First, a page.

No healthy person enjoys disappointing, hurting, or angering others… particularly those with whom we are close. It feels wrong to intentionally cause displeasure in another. It especially feels wrong if you have a history of people-pleasing. So what gives with the title of this article?! Let me explain.
In order to understand why it’s okay to hurt people, we need to talk about boundaries. Being a healthy and self-respecting individual requires boundaries. There’s no getting around it. Now, while “boundaries” is a buzzword all over the pop-psychology world, there is something here that is misunderstood all too often. Boundaries are not for other people. They are for ourselves.
Boundaries aren’t things we put up to punish others, to retaliate against bad behavior: “You’re not allowed to call me anymore!” Or “You can’t call me names anymore!” This is an important distinction for two reasons: first of all, you probably won’t be able to control what another person will and won’t do anyway. Especially, if you are dealing with toxic or abusive people, trying to impose restrictions on them will likely not work and may even backfire. The second reason it’s important to remember that boundaries aren’t for other people is because this isn’t about them. This is about you. Your life is about how you choose to write your own story, make your own meaning and live your best self. So if you need someone to stop calling you in order to have peace in your life, you block them. Not to make them mad, but for your peace. If you don’t want to be insulted, you remove yourself from the situation or put safety measures in place (e.g. only meeting when there is a 3rd party present etc.) if that’s not possible.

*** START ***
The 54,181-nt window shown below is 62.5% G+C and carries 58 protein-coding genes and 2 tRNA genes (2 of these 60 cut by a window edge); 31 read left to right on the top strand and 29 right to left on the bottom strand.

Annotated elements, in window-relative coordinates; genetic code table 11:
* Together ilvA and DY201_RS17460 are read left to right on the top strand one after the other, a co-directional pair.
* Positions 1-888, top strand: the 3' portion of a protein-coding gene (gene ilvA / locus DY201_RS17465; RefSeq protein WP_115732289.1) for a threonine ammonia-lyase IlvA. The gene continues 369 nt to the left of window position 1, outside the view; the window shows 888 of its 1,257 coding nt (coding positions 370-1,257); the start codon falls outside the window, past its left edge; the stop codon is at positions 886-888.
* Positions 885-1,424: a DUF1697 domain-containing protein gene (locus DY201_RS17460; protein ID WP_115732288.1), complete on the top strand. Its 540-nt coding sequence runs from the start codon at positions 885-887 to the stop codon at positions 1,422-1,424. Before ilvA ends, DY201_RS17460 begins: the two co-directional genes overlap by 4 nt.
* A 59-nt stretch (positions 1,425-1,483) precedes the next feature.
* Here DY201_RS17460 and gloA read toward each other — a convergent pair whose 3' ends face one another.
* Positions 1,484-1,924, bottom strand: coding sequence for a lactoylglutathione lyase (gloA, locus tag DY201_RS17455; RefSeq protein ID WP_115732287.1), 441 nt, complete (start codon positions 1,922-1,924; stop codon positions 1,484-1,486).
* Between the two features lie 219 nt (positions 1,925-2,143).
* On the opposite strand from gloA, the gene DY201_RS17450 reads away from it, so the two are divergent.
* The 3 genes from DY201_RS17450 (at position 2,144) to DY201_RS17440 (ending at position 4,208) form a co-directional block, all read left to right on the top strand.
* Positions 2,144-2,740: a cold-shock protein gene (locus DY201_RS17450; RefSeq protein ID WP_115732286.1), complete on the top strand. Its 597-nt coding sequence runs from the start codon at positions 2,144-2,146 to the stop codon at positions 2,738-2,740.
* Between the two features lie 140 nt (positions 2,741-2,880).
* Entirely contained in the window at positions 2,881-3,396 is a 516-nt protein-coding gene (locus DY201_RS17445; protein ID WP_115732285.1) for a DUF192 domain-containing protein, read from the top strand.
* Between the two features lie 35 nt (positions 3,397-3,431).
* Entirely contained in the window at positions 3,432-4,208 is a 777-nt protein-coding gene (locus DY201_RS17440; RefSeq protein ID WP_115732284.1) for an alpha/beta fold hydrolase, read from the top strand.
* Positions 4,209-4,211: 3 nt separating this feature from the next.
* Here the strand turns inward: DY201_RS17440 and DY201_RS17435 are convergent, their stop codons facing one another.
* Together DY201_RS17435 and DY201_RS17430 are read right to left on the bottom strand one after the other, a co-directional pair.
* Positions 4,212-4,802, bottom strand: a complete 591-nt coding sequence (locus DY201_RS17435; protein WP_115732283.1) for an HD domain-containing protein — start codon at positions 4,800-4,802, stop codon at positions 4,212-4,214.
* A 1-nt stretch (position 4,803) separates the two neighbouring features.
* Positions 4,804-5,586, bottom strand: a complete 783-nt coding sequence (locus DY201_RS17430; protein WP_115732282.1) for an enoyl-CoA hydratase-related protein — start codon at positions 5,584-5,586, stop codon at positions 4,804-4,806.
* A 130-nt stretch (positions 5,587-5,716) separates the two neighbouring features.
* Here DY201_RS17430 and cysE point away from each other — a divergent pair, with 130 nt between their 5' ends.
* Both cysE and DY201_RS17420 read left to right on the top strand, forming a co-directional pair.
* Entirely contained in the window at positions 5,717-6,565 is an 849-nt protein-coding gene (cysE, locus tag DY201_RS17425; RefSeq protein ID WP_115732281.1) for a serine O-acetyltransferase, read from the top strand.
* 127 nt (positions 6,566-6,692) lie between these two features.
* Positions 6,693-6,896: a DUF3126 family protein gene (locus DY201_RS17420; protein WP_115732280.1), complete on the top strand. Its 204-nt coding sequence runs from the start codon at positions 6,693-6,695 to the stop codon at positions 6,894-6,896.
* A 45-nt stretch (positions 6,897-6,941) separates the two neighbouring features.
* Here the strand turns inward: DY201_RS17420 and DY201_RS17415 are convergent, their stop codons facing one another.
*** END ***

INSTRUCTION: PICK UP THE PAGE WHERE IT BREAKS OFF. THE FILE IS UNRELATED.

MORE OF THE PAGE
If you are being run ragged helping someone who refuses to take responsibility for their own life, a boundary would be saying No. No, I can’t do childcare for you this week. No, I can’t cover your work shift. No, I can’t loan you $100. No, I can’t volunteer to help this group. No, I won’t stay up until midnight. Etc. Of course, it is good to do favors for others in need, to forgive, and to live selflessly when you are able and to a certain degree. Living to serve others makes for an incredibly fulfilling and meaningful life. Generosity to others in real need is a beautiful, personal quality to have! But there has to be boundaries and self-respect in place in order for this to be properly ordered.
Sensing a pattern of disrespect or irresponsibility in another will give you a clue that it may be time to stop enabling them, out of respect for yourself and out of true love for them! But be prepared that when you say no, or establish boundaries, the other person might be angry, offended, hurt or disappointed. And this is okay. Allow them to feel those uncomfortable feelings. If you rush right in to smooth things over, apologize, and backpedal, not only will you be stuck in the vicious cycle of people-pleasing and resentment, but the opportunity for the other person’s growth is lost. Personal growth happens through stress, discomfort, pain and anger, not through sunshine, easy days and someone serving us pina coladas. If you can model healthy self-respect (respect for your body, your emotions, your money and your time), you will provide the courage others need to take ownership of their own well-being too.
For more on boundaries, check out the following:
Written by: Elizabeth Peck, a Clinical Mental Health Counseling Candidate at the University of the Cumberlands and a support assistant to Pax Family Counseling.